Professor Brendan Crabb’s investigations of malaria parasite DNA are transforming how scientists explore malaria prevention and treatments globally. The Australian researcher from Melbourne’s Burnet Institute has been awarded the prestigious GSK Award for Research Excellence.
Professor Crabb spoke to H+H about his research.
We have known about malaria for over 100 years, yet are still working on its eradication. Why is malaria such a challenging disease to combat?
There are two reasons: one is that malaria remains a disease of poverty. Regions and countries most affected by the disease are poor and not in a position to drive solutions or, if solutions are available, are not able to implement them effectively. Malaria itself is a driver of poverty, acting as a barrier to education and income.
The second reason is more complicated. We have successfully developed vaccines for diseases such as smallpox, polio and measles, but the strategies adopted in these cases haven’t worked against malaria.
Malaria is a complicated parasite that mutates readily in the face of evolutionary pressures. So for instance, the parasite will mutate in response to a vaccine, a drug or a host’s immune system. Essentially, the parasite changes to avoid destruction by interventions. In evolutionary terms it is a very adaptable, successful organism, responding to its environment to survive.
The plasticity of the malaria parasite also denies immunity to those who have recovered from malaria. In other diseases, such as measles, a person will acquire immunity for the rest of their life after a bout of disease, but this is not the case in malaria. Many people find themselves in a continual cycle of recovery and re-infection, again and again.
Your investigations of the malaria genome offer a new path for combating the disease. Please tell us about the nature of your research.
Global malaria research is going back to square one to gain a better understanding of the malaria parasite. Following access to the parasite’s genomic sequence, our team has been manipulating the malaria genome to answer specific questions. Which nucleotides confer resistance to a particular drug? In the case of resistance, where is mutation emerging? Which gene is important for the development of clinical disease? What compounds would make effective vaccine candidates?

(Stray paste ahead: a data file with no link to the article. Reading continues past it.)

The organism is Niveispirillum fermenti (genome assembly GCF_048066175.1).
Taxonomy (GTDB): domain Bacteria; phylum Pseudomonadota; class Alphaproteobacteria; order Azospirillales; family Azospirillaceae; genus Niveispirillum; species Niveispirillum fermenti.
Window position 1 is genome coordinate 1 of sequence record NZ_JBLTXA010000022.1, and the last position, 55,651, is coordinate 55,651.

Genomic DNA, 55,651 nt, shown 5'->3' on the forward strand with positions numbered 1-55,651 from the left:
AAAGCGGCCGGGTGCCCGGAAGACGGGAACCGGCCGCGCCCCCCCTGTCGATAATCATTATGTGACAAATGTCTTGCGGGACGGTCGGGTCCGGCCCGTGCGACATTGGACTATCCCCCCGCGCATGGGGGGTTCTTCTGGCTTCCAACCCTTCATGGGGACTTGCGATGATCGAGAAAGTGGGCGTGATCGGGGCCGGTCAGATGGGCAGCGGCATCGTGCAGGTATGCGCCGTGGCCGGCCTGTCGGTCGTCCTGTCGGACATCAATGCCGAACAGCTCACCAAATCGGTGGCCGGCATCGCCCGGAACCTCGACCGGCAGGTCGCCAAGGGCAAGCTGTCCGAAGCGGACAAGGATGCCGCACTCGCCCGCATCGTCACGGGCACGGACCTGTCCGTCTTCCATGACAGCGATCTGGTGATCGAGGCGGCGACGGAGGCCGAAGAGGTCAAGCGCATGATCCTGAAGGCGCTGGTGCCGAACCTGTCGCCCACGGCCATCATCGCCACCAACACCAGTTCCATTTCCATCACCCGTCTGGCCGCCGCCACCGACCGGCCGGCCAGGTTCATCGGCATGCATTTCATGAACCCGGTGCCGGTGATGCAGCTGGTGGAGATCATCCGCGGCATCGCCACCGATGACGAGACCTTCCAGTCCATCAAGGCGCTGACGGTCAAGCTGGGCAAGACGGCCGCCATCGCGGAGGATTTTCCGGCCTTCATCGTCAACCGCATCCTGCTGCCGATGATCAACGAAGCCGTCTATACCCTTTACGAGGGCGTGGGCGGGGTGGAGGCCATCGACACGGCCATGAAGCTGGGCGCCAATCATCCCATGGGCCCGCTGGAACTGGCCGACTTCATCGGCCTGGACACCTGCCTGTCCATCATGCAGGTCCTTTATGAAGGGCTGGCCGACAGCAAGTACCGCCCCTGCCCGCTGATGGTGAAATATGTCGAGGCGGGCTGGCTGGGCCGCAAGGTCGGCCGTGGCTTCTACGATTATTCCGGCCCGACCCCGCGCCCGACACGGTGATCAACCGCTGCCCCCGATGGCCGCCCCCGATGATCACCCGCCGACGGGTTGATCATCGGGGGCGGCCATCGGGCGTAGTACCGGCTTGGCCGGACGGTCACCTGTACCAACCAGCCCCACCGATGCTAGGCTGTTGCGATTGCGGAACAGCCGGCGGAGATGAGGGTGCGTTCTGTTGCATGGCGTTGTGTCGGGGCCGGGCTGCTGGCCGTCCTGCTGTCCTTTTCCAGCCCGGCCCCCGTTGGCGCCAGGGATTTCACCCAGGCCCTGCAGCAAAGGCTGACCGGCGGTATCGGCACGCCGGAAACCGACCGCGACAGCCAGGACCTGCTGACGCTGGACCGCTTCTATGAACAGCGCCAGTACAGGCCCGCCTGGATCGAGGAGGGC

By manipulating the genome we can make any mutation that we want in order to find answers to these kinds of questions. Translational solutions can then follow.
What discoveries have you made thus far?
By gaining a better understanding of the parasite we can identify new ways of making drugs to treat malaria. We can find the parasite’s weak points. Of the 5300 proteins that make up the parasite, we have found a malarial translocon — a single protein that 500 other proteins depend on to survive. Blocking the molecular process at this location is lethal to the parasite.
What is the ideal outcome for malarial research?
Genomic research will continue to find new therapeutic targets, and this is what we urgently need. To combat malaria we need new effective drugs and an effective vaccine.
We still don’t have a malarial vaccine. A new vaccine will soon become available; however, this will offer about 50% protection for one year. The goal is to have a vaccine that offers 80% protection for life. We are currently about two decades away from achieving this target. One day, we will have an effective vaccine.
Is the demography of malaria changing due to climate change?
What we can expect is that regions where malaria is either rife or absent will change as the climate changes. Some communities that are currently free of malaria may become more at risk; currently affected regions may see their risk reduce. Regions that become hotter and wetter will have a higher risk of being affected as there are likely to be more Anopheles mosquitos in these environments.
What are the current barriers to globally combating malaria?
We currently have intervention tools. We have antimalarial drugs; soon we will have access to a partially effective vaccine; we have bed nets and insecticides. The barrier in these cases is money. In terms of these interventions, communities can typically only afford one-third of what’s needed.
But to finish the job of eradicating malaria we need new tools. We need public health initiatives, an effective vaccine and a plethora of compounds that can be used to both treat and prevent the disease.
We also need to be continually vigilant, as malaria is a disease that can easily return to communities. For example, in the case of Sri Lanka — which was down to a handful of cases in the 1960s — authorities took their foot off the pedal assuming the threat was over and found themselves facing 300,000 cases of malaria within one year. The country subsequently eradicated the disease, but the case highlights that the threat of malaria remains.
We have to finish the job and deal with the tougher settings to finally eradicate malaria, and we need innovative approaches for the final 5% of completing the task.
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